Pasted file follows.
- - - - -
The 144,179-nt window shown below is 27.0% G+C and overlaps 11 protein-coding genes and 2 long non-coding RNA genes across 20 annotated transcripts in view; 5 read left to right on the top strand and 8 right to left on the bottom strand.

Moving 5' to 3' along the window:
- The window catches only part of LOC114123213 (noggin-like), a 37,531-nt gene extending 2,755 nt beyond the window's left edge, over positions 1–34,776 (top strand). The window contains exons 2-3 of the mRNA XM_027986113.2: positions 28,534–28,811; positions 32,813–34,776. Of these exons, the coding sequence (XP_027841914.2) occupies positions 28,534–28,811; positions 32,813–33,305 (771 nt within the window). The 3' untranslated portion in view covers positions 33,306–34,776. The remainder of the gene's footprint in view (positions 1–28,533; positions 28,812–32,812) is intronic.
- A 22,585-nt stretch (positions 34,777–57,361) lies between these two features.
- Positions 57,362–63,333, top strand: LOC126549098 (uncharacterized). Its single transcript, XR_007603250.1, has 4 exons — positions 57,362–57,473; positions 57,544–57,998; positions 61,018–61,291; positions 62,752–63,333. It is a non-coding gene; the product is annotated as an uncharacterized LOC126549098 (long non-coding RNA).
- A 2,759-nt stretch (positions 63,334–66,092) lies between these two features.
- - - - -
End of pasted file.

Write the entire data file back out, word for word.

The 144,179-nt window shown below is 27.0% G+C and overlaps 11 protein-coding genes and 2 long non-coding RNA genes across 20 annotated transcripts in view; 5 read left to right on the top strand and 8 right to left on the bottom strand.

Moving 5' to 3' along the window:
- The window catches only part of LOC114123213 (noggin-like), a 37,531-nt gene extending 2,755 nt beyond the window's left edge, over positions 1–34,776 (top strand). The window contains exons 2-3 of the mRNA XM_027986113.2: positions 28,534–28,811; positions 32,813–34,776. Of these exons, the coding sequence (XP_027841914.2) occupies positions 28,534–28,811; positions 32,813–33,305 (771 nt within the window). The 3' untranslated portion in view covers positions 33,306–34,776. The remainder of the gene's footprint in view (positions 1–28,533; positions 28,812–32,812) is intronic.
- A 22,585-nt stretch (positions 34,777–57,361) lies between these two features.
- Positions 57,362–63,333, top strand: LOC126549098 (uncharacterized). Its single transcript, XR_007603250.1, has 4 exons — positions 57,362–57,473; positions 57,544–57,998; positions 61,018–61,291; positions 62,752–63,333. It is a non-coding gene; the product is annotated as an uncharacterized LOC126549098 (long non-coding RNA).
- A 2,759-nt stretch (positions 63,334–66,092) lies between these two features.